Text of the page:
Parenting can be rough. Every parent feels like there are right ways and wrong ways to do just about everything. And if you ask them, most parents will tell you they’re doing the best they can, but they’re still afraid they’re getting it wrong.
It makes perfect sense that people would come to the Bible for instructions about parenting. Not only does God’s Word offer sound advice for raising and leading children, but it offers wisdom and encouragement for parents who are at the end of their rope.
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If you opened up a Bible to the table of contents and looked for the word “parenting,” you’d probably be disappointed. The Bible doesn’t have a section focused on instructions for raising kids. While there are some critical passages for parents, they are not laid out like a blog post. You’re not going to find “Five Steps for Trouble-Free Potty Training” or “Tips for Getting Your Teen to Obey the First Time.”
You can find thoughtful encouragement in biblical narratives with good and bad examples of parenting. For example, you can read the story of Isaac and Rebekah (Genesis 24–27) and discover insights based on their parenting decisions. But these narratives need to be interpreted before you can understand what they have to say about parenting.
There are also many clear instructions in the Bible that apply directly to parenting your kids. It’s essential to recognize that the things that Jesus asks His followers to do are the same principles that make you a good parent. Some of the best pieces of parenting advice you’ll find in the Bible are the calls to make Jesus the Lord of your life — that is, to put him in charge of your life — and listen to His commands to lead by serving, to love others as you love yourself and to live in a way that displays the fruit of the Spirit, which is the changes that result in your life from following God and walking in His Spirit (Galatians 5:22–26).
As you are spiritually transformed, everyone in your life benefits, including your children. In his letter to the Ephesians, Paul — a follower of Christ who wrote many of the books in the Bible — gives some of the best parenting advice you’ll ever find: “Follow God’s example, therefore, as dearly loved children and walk in the way of love, just as Christ loved us and gave Himself up for us as a fragrant offering and sacrifice to God” (Ephesians 5:1–2, New International Version).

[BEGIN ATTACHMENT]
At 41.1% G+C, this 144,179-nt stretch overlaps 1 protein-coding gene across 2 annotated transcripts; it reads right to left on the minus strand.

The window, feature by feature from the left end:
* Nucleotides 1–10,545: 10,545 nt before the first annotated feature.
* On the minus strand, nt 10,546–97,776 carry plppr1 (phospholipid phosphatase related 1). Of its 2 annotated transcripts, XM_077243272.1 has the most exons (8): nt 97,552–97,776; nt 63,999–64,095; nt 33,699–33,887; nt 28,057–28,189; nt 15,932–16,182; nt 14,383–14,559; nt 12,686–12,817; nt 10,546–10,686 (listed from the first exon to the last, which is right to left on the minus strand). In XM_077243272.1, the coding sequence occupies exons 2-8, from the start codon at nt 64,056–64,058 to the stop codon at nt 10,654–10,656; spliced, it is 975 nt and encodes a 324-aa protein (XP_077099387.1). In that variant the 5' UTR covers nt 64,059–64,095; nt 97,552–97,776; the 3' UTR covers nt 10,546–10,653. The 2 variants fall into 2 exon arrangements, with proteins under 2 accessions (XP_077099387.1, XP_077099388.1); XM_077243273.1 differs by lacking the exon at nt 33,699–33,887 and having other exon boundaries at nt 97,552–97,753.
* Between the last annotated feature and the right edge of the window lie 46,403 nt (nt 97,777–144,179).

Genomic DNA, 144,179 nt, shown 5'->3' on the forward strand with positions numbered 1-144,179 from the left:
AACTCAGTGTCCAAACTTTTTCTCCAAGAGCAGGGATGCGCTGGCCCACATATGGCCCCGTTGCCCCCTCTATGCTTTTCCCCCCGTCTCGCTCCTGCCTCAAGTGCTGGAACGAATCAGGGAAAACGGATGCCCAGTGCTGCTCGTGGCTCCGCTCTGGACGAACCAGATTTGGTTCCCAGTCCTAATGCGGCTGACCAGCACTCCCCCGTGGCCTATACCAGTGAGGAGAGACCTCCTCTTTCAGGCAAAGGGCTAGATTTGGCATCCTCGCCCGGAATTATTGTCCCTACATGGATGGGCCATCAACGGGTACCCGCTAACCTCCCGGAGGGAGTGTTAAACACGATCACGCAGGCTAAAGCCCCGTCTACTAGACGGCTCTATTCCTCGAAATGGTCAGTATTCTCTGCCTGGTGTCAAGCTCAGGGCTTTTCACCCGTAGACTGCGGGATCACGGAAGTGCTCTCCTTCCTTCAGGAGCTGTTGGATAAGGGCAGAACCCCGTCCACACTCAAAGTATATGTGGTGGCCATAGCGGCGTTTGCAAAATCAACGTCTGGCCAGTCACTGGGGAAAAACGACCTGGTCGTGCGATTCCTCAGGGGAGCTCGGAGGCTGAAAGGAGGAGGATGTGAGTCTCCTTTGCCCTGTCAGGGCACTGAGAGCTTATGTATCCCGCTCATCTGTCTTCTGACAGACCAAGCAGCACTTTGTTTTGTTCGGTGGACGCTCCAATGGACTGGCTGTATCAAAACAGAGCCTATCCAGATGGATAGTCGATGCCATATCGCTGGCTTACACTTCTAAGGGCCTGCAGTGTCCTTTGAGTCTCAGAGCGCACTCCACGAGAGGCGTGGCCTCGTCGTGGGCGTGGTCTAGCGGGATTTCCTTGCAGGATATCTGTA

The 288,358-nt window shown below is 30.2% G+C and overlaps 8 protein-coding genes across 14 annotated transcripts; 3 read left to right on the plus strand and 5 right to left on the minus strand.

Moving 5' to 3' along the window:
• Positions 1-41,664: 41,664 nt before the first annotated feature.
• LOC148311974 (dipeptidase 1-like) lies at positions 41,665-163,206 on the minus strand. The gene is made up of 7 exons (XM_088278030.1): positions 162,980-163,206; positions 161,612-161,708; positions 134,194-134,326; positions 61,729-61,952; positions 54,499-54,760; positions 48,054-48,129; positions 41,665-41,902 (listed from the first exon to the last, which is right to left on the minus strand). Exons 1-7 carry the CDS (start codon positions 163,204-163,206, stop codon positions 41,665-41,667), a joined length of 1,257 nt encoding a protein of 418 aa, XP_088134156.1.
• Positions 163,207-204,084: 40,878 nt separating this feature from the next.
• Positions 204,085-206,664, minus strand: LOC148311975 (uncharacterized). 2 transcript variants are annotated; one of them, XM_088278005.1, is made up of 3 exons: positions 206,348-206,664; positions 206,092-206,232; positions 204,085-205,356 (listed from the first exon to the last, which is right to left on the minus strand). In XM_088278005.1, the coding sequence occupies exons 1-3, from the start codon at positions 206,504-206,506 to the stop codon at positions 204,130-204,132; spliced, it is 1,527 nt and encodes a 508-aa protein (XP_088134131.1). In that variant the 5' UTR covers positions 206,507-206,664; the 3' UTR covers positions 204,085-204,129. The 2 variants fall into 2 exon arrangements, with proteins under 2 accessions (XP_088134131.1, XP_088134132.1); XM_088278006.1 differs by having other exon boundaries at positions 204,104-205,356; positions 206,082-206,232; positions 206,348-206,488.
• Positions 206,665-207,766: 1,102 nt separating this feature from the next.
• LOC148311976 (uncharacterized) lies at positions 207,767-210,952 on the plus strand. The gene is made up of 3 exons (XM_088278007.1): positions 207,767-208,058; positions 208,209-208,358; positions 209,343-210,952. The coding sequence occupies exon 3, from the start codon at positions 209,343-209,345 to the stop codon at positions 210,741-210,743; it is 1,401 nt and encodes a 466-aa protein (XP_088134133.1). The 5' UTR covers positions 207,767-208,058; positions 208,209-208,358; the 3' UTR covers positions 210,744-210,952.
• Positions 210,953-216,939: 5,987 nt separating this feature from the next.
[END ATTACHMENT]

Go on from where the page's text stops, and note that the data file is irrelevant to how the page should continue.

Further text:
While it’s critical to think about parenthood as a role that’s best fulfilled by submitting to Jesus, the Bible does have specific things to say about how to raise children. Here are some passages that speak to parenting.
Hear, O Israel: The LORD our God, the LORD is one. Love the LORD your God with all your heart and with all your soul and with all your strength. These commandments that I give you today are to be on your hearts. Impress them on your children. Talk about them when you sit at home and when you walk along the road, when you lie down and when you get up. Tie them as symbols on your hands and bind them on your foreheads. Write them on the doorframes of your houses and on your gates.
God was explicit in telling the Israelites to pass His law on to their children. The Israelites were to be a people whose lives centered around what they received from the Lord. The message here is that children absorb what they see, so it’s imperative that they’re raised in an environment where God’s Word is valued and shared. That is what is meant by “impressing these things on your children.”
This is about more than reading the Bible with your children. This is about having a faith that is so central to everyday life that it comes up naturally all the time. It’s a conversational faith that reinforces how and why these things are important to your family.
The admonition to attach symbols to hands, foreheads, doorways and gates reminded the Israelites that their lives revolved around God’s Word. The modern equivalent is to find ways that your child’s environment reinforces the truths of Jesus you profess.